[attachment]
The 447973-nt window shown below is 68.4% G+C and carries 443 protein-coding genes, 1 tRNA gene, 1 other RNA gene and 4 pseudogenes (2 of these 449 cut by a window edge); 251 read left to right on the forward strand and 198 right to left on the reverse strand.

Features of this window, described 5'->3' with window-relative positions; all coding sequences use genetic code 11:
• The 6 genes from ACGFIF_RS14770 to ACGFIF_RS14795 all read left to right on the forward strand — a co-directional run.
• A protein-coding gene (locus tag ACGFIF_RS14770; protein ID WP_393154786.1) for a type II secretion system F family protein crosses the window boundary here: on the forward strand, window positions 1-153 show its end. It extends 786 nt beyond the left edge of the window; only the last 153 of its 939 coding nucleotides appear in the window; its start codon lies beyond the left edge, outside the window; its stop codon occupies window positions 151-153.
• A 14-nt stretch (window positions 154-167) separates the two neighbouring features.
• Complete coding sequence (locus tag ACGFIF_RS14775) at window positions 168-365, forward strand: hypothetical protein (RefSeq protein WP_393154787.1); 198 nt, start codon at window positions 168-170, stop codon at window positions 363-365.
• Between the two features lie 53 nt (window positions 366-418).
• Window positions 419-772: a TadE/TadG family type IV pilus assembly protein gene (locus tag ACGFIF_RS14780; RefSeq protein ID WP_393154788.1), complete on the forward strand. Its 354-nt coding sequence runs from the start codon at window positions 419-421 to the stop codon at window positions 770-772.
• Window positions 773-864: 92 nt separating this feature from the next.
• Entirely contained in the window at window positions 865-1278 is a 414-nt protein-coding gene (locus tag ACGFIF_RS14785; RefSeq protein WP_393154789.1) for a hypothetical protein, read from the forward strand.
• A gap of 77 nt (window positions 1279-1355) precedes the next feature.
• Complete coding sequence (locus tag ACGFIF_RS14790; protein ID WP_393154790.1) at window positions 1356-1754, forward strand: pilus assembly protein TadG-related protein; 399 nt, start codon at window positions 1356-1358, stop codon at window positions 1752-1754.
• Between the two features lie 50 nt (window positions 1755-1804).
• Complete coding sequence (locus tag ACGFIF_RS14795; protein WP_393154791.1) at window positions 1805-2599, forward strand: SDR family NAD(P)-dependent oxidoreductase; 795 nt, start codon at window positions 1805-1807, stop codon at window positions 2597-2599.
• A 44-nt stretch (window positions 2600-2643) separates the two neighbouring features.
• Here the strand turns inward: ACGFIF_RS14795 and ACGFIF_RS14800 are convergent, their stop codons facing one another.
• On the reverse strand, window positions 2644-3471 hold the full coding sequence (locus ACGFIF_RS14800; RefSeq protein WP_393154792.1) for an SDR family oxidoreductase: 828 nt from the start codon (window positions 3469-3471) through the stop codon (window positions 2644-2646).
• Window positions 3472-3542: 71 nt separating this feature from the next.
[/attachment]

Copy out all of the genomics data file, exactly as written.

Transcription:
The 447973-nt window shown below is 68.4% G+C and carries 443 protein-coding genes, 1 tRNA gene, 1 other RNA gene and 4 pseudogenes (2 of these 449 cut by a window edge); 251 read left to right on the forward strand and 198 right to left on the reverse strand.

Features of this window, described 5'->3' with window-relative positions; all coding sequences use genetic code 11:
• The 6 genes from ACGFIF_RS14770 to ACGFIF_RS14795 all read left to right on the forward strand — a co-directional run.
• A protein-coding gene (locus tag ACGFIF_RS14770; protein ID WP_393154786.1) for a type II secretion system F family protein crosses the window boundary here: on the forward strand, window positions 1-153 show its end. It extends 786 nt beyond the left edge of the window; only the last 153 of its 939 coding nucleotides appear in the window; its start codon lies beyond the left edge, outside the window; its stop codon occupies window positions 151-153.
• A 14-nt stretch (window positions 154-167) separates the two neighbouring features.
• Complete coding sequence (locus tag ACGFIF_RS14775) at window positions 168-365, forward strand: hypothetical protein (RefSeq protein WP_393154787.1); 198 nt, start codon at window positions 168-170, stop codon at window positions 363-365.
• Between the two features lie 53 nt (window positions 366-418).
• Window positions 419-772: a TadE/TadG family type IV pilus assembly protein gene (locus tag ACGFIF_RS14780; RefSeq protein ID WP_393154788.1), complete on the forward strand. Its 354-nt coding sequence runs from the start codon at window positions 419-421 to the stop codon at window positions 770-772.
• Window positions 773-864: 92 nt separating this feature from the next.
• Entirely contained in the window at window positions 865-1278 is a 414-nt protein-coding gene (locus tag ACGFIF_RS14785; RefSeq protein WP_393154789.1) for a hypothetical protein, read from the forward strand.
• A gap of 77 nt (window positions 1279-1355) precedes the next feature.
• Complete coding sequence (locus tag ACGFIF_RS14790; protein ID WP_393154790.1) at window positions 1356-1754, forward strand: pilus assembly protein TadG-related protein; 399 nt, start codon at window positions 1356-1358, stop codon at window positions 1752-1754.
• Between the two features lie 50 nt (window positions 1755-1804).
• Complete coding sequence (locus tag ACGFIF_RS14795; protein WP_393154791.1) at window positions 1805-2599, forward strand: SDR family NAD(P)-dependent oxidoreductase; 795 nt, start codon at window positions 1805-1807, stop codon at window positions 2597-2599.
• A 44-nt stretch (window positions 2600-2643) separates the two neighbouring features.
• Here the strand turns inward: ACGFIF_RS14795 and ACGFIF_RS14800 are convergent, their stop codons facing one another.
• On the reverse strand, window positions 2644-3471 hold the full coding sequence (locus ACGFIF_RS14800; RefSeq protein WP_393154792.1) for an SDR family oxidoreductase: 828 nt from the start codon (window positions 3469-3471) through the stop codon (window positions 2644-2646).
• Window positions 3472-3542: 71 nt separating this feature from the next.